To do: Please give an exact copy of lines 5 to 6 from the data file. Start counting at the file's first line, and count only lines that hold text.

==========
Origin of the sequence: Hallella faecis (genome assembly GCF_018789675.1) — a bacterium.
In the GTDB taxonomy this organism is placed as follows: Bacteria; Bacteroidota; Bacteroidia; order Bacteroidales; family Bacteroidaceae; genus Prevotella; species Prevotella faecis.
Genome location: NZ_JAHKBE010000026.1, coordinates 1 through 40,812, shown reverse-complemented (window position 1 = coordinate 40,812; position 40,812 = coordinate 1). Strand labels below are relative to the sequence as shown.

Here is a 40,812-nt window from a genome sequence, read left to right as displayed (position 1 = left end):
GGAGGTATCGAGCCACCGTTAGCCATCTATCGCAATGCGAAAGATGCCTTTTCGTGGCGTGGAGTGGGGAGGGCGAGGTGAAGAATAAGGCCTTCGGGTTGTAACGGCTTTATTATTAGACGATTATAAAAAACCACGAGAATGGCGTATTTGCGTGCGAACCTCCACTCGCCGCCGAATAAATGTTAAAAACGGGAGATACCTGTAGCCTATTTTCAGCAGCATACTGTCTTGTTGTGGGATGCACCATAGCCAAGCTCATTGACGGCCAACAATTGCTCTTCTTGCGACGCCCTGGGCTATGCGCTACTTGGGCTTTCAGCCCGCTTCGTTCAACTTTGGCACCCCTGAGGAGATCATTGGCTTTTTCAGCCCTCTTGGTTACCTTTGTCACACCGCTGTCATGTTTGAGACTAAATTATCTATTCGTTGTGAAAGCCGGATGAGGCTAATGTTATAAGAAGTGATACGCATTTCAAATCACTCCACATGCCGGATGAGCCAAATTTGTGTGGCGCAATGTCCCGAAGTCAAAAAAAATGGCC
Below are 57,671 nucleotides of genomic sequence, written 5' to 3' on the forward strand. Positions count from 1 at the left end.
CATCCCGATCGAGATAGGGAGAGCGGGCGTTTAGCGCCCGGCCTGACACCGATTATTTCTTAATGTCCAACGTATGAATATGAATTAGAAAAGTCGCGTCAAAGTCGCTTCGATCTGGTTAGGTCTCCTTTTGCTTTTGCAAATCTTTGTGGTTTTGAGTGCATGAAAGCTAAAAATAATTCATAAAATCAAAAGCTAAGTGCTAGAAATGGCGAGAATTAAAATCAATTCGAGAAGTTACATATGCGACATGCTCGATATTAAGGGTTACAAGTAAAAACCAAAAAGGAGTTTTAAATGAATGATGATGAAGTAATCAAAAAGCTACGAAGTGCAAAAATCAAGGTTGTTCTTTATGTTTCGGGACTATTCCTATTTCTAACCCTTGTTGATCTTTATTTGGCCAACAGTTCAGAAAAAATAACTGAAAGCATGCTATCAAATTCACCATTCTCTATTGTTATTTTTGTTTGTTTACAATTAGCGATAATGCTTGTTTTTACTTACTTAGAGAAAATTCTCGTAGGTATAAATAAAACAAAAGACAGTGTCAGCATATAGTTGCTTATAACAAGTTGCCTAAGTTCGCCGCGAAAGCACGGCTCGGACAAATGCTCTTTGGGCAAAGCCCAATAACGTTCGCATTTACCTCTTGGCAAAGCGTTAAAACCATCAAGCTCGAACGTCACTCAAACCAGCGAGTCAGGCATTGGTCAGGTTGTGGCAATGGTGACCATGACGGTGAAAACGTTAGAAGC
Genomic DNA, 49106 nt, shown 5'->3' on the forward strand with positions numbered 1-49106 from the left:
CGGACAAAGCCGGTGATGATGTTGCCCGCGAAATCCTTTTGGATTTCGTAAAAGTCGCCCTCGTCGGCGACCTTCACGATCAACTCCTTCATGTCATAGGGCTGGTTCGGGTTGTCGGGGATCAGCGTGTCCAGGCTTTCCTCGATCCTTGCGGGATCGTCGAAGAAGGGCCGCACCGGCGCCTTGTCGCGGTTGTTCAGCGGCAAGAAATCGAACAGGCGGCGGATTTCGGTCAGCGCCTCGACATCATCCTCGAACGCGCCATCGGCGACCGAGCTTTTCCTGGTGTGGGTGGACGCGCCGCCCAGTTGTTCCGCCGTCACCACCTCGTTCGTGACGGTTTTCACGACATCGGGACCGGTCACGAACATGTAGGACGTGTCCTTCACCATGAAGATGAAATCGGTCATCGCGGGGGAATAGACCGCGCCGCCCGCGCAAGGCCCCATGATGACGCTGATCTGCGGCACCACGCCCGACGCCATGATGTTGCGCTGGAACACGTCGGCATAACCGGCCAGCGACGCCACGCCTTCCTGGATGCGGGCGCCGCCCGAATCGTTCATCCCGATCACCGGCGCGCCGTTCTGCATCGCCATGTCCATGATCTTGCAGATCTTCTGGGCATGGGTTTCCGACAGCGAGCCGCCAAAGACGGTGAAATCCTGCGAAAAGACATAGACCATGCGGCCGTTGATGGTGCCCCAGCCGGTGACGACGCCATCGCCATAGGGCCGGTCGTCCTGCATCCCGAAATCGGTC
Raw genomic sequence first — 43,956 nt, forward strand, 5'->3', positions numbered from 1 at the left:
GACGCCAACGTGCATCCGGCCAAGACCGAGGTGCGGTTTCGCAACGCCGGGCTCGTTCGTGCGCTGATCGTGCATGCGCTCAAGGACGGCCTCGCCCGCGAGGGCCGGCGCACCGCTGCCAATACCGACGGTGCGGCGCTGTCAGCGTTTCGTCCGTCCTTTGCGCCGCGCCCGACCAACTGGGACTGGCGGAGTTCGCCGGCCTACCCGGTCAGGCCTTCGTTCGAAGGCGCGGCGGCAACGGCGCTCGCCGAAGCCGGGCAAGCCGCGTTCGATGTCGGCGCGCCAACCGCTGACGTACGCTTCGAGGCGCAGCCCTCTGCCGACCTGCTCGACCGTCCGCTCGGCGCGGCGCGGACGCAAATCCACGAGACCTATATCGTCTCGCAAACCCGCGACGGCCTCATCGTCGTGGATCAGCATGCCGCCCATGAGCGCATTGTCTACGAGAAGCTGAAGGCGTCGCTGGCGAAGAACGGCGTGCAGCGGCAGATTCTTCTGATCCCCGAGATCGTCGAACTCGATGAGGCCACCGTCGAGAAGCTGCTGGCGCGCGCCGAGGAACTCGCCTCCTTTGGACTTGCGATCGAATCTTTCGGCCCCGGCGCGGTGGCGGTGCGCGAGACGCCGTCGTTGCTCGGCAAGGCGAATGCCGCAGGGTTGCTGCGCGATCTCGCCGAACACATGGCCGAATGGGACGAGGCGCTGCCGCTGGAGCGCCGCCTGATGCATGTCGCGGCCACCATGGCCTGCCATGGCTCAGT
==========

GGAGGTATCGAGCCACCGTTAGCCATCTATCGCAATGCGAAAGATGCCTTTTCGTGGCGTGGAGTGGGGAGGGCGAGGTGAAGAATAAGGCCTTCGGGTTGTAACGGCTTTATTATTAGACGATTATAAAAAACCACGAGAATGGCGTATTTGCGTGCGAACCTCCACTCGCCGCCGAATAAATGTTAAAAACGGGAGATACCTGTAGCCTATTTTCAGCAGCATACTGTCTTGTTGTGGGATGCACCATAGCCAAGCTCATTGACGGCCAACAATTGCTCTTCTTGCGACGCCCTGGGCTATGCGCTACTTGGGCTTTCAGCCCGCTTCGTTCAACTTTGGCACCCCTGAGGAGATCATTGGCTTTTTCAGCCCTCTTGGTTACCTTTGTCACACCGCTGTCATGTTTGAGACTAAATTATCTATTCGTTGTGAAAGCCGGATGAGGCTAATGTTATAAGAAGTGATACGCATTTCAAATCACTCCACATGCCGGATGAGCCAAATTTGTGTGGCGCAATGTCCCGAAGTCAAAAAAAATGGCC
Below are 57,671 nucleotides of genomic sequence, written 5' to 3' on the forward strand. Positions count from 1 at the left end.